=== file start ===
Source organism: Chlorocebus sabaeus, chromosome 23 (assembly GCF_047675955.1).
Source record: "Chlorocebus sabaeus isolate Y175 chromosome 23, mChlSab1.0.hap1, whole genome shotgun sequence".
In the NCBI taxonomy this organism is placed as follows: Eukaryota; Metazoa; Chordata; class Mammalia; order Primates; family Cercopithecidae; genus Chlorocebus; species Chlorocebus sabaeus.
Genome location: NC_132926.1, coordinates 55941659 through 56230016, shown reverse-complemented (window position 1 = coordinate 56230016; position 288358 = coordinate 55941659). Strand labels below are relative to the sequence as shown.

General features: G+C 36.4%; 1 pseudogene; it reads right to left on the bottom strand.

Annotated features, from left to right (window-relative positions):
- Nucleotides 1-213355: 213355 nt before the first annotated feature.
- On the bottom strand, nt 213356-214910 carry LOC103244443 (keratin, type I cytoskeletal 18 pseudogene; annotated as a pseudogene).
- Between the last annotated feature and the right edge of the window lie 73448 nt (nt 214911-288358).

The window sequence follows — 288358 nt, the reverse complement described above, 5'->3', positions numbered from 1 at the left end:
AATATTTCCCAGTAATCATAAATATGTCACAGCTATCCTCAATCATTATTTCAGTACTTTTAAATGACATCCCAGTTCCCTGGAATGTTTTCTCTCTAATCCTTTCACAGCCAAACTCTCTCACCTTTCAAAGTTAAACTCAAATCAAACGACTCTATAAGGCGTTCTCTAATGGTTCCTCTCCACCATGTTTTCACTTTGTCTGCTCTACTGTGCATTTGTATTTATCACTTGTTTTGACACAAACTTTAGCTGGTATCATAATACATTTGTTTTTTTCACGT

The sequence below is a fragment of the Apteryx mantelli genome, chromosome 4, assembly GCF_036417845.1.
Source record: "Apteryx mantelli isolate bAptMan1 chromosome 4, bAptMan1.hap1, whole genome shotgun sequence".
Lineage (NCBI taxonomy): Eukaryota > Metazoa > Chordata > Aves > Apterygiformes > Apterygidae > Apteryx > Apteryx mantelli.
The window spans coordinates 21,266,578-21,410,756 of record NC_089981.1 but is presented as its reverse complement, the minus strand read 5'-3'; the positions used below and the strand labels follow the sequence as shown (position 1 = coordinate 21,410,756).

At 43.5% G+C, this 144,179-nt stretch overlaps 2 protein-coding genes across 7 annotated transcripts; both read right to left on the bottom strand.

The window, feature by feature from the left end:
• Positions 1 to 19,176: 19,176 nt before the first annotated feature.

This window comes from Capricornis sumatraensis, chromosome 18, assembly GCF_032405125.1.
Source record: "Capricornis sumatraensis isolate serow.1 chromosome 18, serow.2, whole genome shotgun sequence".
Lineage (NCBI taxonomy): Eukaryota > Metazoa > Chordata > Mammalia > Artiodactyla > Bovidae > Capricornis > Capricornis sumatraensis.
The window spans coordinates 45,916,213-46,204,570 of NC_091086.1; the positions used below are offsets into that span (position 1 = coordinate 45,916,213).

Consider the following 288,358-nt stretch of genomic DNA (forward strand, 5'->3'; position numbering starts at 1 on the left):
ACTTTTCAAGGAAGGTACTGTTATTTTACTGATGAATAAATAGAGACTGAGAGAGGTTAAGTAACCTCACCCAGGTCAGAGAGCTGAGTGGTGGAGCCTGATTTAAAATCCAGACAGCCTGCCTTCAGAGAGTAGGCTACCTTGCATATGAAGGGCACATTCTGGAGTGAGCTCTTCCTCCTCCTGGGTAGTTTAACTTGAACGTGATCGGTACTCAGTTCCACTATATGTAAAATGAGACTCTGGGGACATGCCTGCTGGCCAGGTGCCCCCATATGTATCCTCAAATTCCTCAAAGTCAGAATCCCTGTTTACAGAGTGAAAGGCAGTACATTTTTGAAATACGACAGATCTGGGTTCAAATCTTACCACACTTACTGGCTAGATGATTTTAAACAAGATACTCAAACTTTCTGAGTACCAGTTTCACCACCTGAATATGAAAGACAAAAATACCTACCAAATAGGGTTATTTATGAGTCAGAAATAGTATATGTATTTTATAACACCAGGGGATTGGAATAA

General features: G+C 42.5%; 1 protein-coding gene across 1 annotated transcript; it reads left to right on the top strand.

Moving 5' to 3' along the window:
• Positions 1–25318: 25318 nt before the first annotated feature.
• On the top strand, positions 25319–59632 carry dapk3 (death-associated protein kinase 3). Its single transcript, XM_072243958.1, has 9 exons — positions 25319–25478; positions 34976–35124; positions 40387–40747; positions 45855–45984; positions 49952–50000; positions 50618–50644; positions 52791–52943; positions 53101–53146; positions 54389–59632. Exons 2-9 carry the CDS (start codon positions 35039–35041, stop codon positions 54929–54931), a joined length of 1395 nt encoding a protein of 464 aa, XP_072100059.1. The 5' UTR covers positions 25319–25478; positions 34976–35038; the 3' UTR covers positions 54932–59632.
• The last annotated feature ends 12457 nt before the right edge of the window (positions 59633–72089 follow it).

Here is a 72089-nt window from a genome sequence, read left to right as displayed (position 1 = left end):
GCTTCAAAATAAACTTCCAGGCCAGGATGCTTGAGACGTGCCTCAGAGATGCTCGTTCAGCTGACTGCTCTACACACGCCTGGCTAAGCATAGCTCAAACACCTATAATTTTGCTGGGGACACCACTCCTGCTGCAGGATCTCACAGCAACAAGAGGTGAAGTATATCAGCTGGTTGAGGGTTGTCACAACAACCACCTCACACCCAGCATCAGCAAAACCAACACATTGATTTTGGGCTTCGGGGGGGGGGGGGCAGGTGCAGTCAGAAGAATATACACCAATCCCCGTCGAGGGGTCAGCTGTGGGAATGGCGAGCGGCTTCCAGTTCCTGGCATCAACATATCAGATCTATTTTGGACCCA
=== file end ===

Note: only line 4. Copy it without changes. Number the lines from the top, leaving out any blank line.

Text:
Genome location: NC_132926.1, coordinates 55941659 through 56230016, shown reverse-complemented (window position 1 = coordinate 56230016; position 288358 = coordinate 55941659). Strand labels below are relative to the sequence as shown.